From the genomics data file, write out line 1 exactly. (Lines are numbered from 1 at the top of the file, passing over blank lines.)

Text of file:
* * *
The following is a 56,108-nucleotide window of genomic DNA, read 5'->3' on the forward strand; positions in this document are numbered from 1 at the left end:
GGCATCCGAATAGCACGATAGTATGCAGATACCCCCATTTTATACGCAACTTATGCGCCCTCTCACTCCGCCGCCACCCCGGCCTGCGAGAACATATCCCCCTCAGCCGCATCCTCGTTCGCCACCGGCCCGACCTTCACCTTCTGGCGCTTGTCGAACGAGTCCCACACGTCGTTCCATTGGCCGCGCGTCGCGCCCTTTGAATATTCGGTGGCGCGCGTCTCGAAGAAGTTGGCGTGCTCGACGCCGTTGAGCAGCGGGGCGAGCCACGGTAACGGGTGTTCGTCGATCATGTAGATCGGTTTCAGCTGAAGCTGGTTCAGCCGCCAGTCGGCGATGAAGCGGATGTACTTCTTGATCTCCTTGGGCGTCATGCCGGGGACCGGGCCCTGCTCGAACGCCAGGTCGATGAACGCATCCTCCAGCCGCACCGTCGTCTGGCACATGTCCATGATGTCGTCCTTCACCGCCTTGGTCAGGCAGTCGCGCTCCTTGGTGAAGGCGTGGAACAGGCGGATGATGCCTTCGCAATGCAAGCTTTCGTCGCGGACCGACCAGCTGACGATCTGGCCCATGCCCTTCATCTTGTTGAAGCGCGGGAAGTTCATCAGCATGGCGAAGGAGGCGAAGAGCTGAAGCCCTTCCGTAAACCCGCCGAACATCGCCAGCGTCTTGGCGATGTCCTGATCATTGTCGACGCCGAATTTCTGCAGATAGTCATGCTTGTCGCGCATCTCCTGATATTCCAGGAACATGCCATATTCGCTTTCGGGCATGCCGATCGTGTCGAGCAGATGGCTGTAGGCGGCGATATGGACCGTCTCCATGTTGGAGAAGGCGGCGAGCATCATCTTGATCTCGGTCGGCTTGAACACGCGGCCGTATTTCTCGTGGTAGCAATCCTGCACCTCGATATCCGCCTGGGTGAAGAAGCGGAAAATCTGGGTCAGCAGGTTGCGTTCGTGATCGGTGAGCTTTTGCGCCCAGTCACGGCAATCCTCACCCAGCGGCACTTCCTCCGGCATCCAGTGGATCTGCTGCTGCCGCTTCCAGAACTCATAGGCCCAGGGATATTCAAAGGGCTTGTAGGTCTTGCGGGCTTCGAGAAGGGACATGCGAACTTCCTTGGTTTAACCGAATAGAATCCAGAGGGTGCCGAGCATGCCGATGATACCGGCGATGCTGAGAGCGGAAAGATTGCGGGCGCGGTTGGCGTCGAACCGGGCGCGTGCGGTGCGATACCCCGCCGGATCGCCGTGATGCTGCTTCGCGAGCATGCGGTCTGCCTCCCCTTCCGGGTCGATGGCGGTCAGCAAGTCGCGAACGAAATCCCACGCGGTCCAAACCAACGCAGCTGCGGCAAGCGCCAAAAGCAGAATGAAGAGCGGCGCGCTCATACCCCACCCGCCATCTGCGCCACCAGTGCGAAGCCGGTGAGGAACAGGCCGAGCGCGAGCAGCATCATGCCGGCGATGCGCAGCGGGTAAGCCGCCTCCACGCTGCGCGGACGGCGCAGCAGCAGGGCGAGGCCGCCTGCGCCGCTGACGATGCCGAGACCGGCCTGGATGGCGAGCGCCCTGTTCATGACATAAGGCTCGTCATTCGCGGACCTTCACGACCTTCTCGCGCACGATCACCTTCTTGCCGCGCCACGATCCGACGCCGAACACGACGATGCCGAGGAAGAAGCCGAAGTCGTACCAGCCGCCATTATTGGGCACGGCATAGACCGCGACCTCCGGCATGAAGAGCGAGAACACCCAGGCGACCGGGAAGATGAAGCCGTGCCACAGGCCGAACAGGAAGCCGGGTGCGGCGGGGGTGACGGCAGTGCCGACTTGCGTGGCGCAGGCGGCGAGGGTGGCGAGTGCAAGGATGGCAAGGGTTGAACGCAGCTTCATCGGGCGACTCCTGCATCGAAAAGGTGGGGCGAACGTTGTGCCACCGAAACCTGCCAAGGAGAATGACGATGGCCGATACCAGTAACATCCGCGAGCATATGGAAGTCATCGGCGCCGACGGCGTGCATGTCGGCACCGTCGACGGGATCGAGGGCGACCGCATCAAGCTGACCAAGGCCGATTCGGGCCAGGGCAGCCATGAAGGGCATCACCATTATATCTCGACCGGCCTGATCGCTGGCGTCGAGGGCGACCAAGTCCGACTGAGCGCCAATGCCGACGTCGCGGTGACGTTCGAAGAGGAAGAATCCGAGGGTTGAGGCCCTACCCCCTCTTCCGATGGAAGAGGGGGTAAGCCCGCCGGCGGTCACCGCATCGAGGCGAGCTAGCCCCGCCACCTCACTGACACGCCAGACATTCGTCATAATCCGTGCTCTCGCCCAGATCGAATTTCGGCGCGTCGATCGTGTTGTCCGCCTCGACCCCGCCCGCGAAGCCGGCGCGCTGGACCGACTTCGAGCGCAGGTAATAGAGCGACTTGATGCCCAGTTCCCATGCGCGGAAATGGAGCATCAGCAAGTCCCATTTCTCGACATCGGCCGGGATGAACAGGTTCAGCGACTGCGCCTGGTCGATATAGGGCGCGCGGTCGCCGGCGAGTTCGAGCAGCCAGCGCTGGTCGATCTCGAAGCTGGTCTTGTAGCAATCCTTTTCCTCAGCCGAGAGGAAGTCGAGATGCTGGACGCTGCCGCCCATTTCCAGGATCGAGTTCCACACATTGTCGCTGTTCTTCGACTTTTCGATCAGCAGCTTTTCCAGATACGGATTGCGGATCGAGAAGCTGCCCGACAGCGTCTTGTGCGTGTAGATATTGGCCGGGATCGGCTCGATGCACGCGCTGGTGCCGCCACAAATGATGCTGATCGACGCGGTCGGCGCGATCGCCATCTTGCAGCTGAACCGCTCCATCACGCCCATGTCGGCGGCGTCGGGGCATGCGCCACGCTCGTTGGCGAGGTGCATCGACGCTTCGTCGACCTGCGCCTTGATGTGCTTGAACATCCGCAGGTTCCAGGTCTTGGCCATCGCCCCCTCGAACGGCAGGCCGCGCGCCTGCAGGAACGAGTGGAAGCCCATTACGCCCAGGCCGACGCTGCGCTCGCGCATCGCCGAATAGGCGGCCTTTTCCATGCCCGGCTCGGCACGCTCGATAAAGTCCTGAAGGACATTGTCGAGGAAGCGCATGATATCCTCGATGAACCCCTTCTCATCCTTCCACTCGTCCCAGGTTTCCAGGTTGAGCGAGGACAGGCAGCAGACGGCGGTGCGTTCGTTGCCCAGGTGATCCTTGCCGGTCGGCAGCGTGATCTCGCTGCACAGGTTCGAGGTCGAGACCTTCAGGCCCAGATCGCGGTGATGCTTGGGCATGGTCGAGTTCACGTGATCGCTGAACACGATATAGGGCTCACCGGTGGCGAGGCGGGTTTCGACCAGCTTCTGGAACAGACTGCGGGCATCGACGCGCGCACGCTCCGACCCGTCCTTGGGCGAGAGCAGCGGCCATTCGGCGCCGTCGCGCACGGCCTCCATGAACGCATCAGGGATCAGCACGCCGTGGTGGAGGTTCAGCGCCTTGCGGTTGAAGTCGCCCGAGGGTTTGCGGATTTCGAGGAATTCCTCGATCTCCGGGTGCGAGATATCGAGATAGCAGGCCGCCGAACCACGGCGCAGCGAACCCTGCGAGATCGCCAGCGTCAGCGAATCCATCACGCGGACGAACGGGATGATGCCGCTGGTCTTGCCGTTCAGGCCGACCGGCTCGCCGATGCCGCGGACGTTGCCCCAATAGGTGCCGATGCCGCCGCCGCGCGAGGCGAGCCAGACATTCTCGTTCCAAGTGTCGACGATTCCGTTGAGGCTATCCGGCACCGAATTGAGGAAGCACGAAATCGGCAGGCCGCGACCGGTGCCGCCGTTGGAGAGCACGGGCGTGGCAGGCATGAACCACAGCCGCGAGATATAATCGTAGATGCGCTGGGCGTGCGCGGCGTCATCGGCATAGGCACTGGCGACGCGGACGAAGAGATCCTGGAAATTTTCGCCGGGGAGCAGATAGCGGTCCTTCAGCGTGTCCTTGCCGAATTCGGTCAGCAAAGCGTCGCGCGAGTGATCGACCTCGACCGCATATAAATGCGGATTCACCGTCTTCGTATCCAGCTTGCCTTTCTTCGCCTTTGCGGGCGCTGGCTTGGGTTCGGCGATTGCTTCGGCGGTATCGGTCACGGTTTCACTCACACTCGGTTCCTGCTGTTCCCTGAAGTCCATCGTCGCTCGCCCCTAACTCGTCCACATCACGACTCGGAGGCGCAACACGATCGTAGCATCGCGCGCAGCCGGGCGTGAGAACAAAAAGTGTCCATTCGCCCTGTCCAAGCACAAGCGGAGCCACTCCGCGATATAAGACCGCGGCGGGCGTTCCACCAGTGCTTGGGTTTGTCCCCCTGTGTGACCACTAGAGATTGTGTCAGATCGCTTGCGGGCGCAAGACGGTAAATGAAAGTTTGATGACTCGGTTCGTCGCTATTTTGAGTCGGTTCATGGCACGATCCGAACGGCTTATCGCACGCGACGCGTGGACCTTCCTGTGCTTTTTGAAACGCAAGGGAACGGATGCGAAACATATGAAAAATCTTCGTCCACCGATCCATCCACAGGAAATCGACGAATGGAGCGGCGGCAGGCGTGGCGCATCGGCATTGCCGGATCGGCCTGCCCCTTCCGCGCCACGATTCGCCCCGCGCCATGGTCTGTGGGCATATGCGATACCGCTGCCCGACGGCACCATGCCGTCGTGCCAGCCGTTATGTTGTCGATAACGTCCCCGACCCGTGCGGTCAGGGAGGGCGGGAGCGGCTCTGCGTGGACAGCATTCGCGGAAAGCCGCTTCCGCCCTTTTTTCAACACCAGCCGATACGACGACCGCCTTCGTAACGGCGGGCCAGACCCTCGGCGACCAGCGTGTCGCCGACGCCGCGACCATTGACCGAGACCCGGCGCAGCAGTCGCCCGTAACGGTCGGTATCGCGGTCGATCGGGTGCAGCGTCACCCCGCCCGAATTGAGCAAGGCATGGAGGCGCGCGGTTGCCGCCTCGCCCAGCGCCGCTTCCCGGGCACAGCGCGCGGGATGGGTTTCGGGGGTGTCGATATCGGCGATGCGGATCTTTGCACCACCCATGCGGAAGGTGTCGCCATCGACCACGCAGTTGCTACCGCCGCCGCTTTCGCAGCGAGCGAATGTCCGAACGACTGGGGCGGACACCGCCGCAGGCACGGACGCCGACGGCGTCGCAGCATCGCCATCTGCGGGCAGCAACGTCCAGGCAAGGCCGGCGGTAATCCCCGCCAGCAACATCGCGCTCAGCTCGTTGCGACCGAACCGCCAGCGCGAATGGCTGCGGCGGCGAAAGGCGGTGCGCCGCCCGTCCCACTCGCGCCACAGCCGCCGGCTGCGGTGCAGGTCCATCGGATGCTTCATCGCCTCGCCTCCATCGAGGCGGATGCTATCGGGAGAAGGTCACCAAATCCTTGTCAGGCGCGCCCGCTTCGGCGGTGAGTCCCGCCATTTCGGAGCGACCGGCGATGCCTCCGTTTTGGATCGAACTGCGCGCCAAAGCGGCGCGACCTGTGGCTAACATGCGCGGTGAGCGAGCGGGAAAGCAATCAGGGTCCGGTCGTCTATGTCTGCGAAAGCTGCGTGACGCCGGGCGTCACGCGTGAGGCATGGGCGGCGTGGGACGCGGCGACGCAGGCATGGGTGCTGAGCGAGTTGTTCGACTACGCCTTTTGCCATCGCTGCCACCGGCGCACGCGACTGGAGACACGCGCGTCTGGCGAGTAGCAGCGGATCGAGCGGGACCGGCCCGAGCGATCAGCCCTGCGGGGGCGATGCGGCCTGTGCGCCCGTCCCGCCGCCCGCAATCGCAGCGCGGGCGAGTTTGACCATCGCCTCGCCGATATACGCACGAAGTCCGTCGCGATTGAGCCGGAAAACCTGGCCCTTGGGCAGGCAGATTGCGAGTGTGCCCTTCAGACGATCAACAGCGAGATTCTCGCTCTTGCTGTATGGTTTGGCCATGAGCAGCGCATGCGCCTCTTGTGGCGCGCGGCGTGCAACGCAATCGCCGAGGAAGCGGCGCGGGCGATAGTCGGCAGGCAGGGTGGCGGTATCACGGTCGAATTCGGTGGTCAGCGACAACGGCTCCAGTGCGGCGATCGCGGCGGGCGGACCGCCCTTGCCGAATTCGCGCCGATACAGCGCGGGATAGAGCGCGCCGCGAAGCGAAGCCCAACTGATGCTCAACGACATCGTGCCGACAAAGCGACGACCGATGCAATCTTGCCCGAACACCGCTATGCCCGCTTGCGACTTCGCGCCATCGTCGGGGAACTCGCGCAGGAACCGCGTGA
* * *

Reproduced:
The following is a 56,108-nucleotide window of genomic DNA, read 5'->3' on the forward strand; positions in this document are numbered from 1 at the left end: